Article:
Judge Rules Mortgage Giants Exempt From City Vacant Properties Ordinance
By aaroncynic in News on Aug 27, 2013 1:30PM
Photo credit: Eric Allix Rogers
A federal judge ruled in favor of mortgage giants Fannie Mae and Freddie Mac last week in a lawsuit the Federal Housing Finance Authority filed to receive an exemption from Chicago’s vacant building ordinance. The law, which took effect in late 2011, requires both owners and mortgagees maintain certain property standards—like securing the property and lawn maintenance—and pay a $500 registration fee for vacant properties.
According to the Wall Street Journal, U.S. District Court Judge Thomas Durkin ruled the City doesn’t have the authority to make laws on a federal agency. Judge Durkin wrote the ordinance is an “impermissible tax on the federal government,” in that revenues from the registration fee aren’t tied to a city service.
Though Durkin sided with the FHFA, he also reminded the mortgage giants of their responsibilities. The Chicago Tribune reports Durkin wrote in his opinion:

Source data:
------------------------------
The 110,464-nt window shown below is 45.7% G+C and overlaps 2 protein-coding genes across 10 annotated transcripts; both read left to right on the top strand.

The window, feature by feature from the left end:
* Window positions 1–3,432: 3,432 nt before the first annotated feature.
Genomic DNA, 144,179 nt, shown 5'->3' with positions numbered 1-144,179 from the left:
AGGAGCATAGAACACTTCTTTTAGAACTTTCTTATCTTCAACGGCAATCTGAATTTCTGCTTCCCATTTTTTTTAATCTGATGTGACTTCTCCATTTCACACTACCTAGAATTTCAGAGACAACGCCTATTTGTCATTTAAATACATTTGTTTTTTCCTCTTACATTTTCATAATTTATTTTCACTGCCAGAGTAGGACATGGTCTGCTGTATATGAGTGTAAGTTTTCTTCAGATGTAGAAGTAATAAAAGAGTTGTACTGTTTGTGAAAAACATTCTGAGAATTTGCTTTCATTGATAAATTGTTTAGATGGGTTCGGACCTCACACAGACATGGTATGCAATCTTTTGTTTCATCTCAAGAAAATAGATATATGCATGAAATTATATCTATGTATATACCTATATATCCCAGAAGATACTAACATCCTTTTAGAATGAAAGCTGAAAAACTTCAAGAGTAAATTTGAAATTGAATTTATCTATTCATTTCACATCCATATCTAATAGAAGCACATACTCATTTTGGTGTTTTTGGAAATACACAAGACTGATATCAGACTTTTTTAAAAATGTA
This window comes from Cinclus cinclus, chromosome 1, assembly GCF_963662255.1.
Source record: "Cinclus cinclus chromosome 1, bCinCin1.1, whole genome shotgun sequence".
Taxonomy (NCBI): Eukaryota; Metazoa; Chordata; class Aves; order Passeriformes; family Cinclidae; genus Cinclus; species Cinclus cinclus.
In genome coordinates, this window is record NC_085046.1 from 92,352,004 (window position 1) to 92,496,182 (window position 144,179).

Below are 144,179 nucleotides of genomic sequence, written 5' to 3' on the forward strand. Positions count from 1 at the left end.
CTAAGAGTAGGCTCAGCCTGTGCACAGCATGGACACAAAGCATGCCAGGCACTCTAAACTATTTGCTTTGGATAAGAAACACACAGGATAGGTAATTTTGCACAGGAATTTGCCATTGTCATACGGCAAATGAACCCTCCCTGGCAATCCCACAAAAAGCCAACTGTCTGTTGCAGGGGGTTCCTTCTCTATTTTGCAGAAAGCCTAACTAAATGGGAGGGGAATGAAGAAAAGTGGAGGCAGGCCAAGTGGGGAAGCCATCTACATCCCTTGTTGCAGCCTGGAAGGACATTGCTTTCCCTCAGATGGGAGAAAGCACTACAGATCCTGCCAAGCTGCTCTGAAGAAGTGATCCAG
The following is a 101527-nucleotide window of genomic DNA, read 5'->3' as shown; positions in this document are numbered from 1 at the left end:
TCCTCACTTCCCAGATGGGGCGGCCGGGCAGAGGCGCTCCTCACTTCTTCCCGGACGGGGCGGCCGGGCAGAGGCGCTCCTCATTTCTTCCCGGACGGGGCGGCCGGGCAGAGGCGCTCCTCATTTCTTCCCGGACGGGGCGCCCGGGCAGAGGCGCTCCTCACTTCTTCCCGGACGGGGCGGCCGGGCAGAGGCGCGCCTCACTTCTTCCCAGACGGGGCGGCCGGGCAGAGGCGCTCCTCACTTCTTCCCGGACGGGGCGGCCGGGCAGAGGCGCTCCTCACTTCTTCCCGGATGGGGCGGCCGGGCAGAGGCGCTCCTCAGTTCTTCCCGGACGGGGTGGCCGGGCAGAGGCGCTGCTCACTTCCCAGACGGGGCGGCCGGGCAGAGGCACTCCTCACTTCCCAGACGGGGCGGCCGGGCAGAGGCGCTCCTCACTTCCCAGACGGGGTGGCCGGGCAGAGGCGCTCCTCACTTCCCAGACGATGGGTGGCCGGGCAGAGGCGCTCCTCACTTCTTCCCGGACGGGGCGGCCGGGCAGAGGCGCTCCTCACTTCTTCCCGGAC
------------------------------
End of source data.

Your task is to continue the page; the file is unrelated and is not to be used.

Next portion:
“Fannie and Freddie's own guidelines, not unlike the city's, require it to maintain the properties in a manner to preserve their value. This is consistent with their overall mandate to preserve the assets of Fannie and Freddie—a field into which the city of Chicago may not encroach.”
The ruling could affect cities nationwide. More than 1,000 municipalities have similar laws on the books, and the ruling could prompt the FHFA to file similar suits in the future. Katie Buitrago, a senior policy associate at the Woodstock Institute told WBEZ:
“It’s great that FHFA has their own standards, but there needs to be an external accountability system in place, like a city’s vacant buildings ordinance, to make sure that there’s consequences when they don’t live up to their own standards.”
Combined, the two mortgage giants own some 258,000 loans secured by properties in Chicago. The City is currently reviewing its options, which include appealing the decision. In a statement, the Mayor’s office said:
“This ruling will do little to stop the Mayor's aggressive efforts to ensure that banks are responsible neighbors across Chicago, particularly in communities that have been hardest hit by the foreclosure crises. Vacant properties are a challenge for neighborhoods and a financial burden for the City, and while we are disappointed in the court's decision, we will continue to hold financial institutions responsible for maintaining properties while protecting our residents and communities from the dangers vacant properties create.”